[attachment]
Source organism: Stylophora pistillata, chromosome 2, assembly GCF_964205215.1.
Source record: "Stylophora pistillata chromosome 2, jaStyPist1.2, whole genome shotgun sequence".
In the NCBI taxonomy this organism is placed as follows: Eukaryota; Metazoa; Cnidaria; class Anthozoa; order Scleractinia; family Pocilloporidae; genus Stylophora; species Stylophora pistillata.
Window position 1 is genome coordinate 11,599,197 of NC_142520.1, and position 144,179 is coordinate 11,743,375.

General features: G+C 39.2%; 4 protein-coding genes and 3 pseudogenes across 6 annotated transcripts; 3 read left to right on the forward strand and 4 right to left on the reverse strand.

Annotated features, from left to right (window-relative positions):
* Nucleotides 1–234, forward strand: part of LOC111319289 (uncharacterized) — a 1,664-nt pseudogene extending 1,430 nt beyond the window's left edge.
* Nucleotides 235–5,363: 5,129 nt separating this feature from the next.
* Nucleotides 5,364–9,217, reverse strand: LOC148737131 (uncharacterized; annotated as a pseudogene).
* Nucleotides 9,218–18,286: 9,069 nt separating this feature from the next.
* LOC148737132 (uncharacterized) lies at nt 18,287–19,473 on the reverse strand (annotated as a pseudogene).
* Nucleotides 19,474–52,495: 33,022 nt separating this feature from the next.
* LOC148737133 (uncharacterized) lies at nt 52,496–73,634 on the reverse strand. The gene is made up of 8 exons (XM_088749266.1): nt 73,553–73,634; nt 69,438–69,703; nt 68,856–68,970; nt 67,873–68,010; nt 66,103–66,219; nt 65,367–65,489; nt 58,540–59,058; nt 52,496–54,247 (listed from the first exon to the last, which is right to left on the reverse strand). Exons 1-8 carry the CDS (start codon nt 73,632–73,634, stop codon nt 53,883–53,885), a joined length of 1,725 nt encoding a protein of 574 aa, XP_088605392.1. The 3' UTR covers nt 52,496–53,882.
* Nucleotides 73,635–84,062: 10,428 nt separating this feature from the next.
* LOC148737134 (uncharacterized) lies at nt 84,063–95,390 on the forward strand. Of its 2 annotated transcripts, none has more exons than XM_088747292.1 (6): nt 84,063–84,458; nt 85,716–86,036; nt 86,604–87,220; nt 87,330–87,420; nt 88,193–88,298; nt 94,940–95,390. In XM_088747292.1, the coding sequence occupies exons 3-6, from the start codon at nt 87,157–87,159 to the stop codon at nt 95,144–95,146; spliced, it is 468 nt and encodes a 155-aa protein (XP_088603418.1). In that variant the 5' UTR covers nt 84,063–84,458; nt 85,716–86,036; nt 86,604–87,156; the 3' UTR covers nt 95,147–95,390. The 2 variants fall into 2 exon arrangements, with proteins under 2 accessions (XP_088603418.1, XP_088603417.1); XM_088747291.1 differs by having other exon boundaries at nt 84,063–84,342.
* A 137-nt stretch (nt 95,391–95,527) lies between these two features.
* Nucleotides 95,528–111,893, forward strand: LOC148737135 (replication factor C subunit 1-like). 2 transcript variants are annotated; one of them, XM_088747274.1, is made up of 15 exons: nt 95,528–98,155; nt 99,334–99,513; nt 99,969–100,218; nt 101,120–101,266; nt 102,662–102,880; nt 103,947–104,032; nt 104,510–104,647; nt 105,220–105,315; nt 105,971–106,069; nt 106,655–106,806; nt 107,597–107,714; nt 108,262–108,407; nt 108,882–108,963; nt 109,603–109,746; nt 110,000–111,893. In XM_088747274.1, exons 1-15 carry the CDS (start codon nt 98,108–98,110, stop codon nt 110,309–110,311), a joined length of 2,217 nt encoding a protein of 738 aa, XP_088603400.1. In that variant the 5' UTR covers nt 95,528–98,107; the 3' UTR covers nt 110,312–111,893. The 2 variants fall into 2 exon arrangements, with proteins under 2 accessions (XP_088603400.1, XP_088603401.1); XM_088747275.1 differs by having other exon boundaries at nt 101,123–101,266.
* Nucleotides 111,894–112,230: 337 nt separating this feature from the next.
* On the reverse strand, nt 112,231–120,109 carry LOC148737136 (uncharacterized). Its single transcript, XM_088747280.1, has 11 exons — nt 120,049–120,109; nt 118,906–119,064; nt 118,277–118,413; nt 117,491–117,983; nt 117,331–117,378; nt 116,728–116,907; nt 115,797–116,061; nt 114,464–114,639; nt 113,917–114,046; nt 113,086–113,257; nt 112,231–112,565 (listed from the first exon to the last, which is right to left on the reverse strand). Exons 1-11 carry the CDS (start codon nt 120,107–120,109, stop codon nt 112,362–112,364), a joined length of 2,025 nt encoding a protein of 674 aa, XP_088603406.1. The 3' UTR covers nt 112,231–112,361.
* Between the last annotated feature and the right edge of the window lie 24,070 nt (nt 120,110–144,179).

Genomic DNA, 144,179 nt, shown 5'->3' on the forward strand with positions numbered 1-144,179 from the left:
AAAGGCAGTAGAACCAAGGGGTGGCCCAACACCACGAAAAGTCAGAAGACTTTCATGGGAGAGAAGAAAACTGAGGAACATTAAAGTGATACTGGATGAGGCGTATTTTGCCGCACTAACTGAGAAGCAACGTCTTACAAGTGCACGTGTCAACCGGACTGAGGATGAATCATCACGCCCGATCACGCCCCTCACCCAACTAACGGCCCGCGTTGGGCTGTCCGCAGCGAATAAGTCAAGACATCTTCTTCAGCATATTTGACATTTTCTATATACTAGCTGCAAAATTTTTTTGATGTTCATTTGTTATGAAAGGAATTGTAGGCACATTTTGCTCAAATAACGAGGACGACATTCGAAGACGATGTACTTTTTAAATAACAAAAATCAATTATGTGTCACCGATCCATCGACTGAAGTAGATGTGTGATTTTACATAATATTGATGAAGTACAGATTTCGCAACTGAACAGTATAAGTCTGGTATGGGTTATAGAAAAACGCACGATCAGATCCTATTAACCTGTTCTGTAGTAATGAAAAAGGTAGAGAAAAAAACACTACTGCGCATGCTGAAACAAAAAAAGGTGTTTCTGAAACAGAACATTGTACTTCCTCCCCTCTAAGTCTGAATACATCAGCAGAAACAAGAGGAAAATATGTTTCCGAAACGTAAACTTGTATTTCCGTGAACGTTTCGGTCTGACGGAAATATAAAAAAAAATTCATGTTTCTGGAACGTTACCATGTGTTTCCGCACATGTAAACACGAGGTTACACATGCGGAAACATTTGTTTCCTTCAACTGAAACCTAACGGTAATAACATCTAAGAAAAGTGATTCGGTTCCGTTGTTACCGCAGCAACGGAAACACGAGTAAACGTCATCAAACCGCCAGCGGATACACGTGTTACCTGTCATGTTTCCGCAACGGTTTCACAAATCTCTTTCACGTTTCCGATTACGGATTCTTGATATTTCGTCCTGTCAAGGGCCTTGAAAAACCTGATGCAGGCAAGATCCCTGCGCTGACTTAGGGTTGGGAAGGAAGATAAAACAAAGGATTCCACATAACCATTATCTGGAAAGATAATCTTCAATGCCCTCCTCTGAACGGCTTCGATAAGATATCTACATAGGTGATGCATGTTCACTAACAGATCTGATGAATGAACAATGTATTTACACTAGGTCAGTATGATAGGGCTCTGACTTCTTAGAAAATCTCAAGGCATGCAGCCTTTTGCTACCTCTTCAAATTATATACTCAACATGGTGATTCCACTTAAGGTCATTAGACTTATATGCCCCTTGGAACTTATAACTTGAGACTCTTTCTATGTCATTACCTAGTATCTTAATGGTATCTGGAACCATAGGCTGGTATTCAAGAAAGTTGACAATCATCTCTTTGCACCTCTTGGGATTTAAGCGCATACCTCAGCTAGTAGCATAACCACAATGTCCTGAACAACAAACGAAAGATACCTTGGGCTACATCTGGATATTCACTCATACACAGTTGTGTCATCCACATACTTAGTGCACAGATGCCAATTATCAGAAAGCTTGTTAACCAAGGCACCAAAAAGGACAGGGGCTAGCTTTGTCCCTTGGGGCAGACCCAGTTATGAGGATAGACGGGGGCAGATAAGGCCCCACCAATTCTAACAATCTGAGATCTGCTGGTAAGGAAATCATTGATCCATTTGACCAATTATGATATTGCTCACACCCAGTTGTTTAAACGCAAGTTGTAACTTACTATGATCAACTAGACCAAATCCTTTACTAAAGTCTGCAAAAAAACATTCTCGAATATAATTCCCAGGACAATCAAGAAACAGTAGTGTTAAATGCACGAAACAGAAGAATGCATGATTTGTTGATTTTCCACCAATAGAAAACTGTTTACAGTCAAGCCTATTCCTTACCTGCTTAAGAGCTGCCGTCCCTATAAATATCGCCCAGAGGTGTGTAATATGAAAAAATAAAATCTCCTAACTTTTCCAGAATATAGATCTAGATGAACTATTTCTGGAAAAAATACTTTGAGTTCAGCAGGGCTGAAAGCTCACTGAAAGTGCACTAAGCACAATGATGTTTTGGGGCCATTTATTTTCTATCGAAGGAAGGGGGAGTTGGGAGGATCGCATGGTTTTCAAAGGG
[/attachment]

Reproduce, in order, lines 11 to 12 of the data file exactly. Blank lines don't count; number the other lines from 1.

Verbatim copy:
* LOC148737132 (uncharacterized) lies at nt 18,287–19,473 on the reverse strand (annotated as a pseudogene).
* Nucleotides 19,474–52,495: 33,022 nt separating this feature from the next.